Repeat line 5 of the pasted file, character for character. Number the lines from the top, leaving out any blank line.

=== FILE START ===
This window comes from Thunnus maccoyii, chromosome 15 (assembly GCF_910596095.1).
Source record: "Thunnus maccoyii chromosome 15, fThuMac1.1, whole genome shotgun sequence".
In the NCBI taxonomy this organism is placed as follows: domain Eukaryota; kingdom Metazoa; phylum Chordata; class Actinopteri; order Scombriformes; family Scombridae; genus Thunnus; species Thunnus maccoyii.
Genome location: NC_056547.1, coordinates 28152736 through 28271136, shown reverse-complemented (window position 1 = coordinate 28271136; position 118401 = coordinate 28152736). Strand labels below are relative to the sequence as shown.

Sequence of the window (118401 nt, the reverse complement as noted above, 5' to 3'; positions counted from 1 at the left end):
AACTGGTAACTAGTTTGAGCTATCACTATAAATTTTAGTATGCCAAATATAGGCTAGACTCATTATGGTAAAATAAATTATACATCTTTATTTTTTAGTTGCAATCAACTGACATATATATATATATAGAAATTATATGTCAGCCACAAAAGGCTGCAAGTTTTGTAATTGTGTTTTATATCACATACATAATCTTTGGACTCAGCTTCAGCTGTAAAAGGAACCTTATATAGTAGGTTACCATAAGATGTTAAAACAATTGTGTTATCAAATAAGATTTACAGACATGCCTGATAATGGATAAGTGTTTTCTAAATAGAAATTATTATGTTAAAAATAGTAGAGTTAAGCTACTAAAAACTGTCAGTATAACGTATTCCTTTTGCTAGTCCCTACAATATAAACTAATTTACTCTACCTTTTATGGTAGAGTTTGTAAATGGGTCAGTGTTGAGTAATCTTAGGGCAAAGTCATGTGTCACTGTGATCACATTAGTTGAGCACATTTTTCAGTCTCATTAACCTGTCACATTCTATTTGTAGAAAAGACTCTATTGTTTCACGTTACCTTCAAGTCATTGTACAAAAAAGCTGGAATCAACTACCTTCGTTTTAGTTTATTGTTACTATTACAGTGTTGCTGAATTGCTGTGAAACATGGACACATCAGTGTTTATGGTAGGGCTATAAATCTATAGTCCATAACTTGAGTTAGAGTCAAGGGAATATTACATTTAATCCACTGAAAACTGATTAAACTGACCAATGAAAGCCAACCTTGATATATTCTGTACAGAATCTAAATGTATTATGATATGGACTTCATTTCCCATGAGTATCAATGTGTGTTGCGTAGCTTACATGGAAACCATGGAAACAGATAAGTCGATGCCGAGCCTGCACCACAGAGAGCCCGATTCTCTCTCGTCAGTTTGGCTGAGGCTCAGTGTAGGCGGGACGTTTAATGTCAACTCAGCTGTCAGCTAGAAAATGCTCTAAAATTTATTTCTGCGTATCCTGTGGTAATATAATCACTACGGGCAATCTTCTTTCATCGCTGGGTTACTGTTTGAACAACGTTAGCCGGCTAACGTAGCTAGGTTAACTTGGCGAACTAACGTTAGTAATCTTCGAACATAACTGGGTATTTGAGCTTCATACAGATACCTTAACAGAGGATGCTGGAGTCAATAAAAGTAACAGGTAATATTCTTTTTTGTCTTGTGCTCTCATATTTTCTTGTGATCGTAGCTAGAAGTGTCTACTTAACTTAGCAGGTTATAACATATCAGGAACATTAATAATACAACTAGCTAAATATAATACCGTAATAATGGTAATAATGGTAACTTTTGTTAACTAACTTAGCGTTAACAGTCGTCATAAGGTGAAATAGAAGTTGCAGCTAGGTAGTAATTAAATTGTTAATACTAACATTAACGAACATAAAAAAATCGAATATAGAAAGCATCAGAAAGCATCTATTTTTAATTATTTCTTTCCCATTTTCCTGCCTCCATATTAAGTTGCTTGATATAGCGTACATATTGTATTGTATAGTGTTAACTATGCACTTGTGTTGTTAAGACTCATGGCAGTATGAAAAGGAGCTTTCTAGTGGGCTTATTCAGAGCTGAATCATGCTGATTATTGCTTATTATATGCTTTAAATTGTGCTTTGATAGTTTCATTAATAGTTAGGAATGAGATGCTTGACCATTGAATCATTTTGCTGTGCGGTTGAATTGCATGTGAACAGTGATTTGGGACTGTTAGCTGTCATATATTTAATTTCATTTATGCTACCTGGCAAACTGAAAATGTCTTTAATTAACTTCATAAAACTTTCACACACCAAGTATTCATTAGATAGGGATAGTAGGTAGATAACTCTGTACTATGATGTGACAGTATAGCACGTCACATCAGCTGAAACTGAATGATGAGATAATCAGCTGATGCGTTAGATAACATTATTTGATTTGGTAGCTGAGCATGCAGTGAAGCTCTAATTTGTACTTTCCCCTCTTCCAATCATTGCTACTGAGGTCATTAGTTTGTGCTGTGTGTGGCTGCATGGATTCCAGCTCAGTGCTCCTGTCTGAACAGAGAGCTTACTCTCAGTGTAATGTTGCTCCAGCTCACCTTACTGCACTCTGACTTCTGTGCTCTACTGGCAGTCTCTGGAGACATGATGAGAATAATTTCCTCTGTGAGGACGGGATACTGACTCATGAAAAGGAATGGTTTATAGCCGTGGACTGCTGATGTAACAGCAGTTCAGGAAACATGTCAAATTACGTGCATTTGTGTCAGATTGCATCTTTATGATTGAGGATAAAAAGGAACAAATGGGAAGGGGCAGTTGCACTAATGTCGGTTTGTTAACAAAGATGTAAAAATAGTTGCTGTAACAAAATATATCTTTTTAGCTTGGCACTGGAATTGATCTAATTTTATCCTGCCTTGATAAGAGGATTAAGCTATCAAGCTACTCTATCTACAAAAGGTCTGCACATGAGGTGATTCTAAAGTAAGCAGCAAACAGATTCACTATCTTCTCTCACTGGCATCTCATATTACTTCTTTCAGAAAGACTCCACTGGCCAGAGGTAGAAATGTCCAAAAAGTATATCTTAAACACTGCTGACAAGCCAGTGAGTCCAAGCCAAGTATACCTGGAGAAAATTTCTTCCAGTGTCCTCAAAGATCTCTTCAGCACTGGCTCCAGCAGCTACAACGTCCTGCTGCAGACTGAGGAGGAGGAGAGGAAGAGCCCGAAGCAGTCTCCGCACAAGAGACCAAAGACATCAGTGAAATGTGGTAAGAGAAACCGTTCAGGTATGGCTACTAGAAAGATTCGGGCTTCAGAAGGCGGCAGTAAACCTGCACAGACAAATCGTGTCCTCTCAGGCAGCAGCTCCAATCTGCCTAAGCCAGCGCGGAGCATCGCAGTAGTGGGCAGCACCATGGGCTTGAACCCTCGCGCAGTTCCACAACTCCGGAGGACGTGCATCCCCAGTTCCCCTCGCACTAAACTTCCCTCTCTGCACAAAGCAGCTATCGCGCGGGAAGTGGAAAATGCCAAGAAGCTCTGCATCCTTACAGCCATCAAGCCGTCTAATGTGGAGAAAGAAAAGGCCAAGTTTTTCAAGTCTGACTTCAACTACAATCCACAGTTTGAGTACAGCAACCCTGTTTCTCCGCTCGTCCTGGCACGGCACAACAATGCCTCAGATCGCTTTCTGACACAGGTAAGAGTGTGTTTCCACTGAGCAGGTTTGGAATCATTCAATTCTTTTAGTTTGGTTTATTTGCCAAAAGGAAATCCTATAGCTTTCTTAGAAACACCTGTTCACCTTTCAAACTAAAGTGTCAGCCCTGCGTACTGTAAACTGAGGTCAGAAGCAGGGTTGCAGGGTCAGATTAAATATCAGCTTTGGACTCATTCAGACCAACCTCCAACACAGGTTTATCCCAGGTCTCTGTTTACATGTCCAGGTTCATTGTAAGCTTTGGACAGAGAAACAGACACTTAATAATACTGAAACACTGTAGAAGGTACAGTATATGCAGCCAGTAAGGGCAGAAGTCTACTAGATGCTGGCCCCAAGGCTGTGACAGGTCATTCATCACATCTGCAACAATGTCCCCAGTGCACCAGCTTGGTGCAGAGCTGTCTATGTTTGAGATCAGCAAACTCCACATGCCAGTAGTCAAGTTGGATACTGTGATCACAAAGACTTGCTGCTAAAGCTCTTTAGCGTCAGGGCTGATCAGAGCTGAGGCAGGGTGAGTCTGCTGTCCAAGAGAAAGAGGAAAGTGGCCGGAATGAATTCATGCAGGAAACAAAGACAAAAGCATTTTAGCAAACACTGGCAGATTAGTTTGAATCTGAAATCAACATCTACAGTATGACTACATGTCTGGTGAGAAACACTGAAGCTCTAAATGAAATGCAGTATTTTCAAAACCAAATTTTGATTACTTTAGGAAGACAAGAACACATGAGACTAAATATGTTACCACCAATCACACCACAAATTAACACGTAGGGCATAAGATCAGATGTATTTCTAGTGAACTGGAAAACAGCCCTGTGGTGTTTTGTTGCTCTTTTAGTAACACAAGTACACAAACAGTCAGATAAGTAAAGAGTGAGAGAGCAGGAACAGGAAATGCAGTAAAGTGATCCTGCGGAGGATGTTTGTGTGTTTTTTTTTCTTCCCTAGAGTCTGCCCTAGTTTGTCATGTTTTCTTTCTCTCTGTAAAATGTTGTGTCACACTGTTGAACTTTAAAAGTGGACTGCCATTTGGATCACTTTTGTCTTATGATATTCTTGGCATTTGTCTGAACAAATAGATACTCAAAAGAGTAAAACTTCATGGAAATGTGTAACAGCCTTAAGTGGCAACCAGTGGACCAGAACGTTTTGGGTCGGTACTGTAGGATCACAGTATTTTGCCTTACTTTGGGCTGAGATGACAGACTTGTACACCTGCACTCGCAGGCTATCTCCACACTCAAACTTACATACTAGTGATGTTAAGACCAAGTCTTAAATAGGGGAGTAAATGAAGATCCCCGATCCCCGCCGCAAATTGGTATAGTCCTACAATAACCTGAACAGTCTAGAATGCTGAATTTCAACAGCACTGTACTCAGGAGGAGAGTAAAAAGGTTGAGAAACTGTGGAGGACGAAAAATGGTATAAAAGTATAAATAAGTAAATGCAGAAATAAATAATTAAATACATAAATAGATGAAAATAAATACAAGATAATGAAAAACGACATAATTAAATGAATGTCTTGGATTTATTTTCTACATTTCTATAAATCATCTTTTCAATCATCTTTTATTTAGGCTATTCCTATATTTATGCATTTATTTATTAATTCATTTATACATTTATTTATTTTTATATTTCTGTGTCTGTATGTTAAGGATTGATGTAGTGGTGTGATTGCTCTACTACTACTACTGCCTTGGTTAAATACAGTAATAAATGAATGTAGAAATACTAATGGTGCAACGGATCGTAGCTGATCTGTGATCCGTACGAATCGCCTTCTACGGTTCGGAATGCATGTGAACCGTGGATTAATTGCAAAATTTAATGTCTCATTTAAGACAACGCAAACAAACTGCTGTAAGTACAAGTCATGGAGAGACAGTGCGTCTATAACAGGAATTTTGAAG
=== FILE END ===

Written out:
Sequence of the window (118401 nt, the reverse complement as noted above, 5' to 3'; positions counted from 1 at the left end):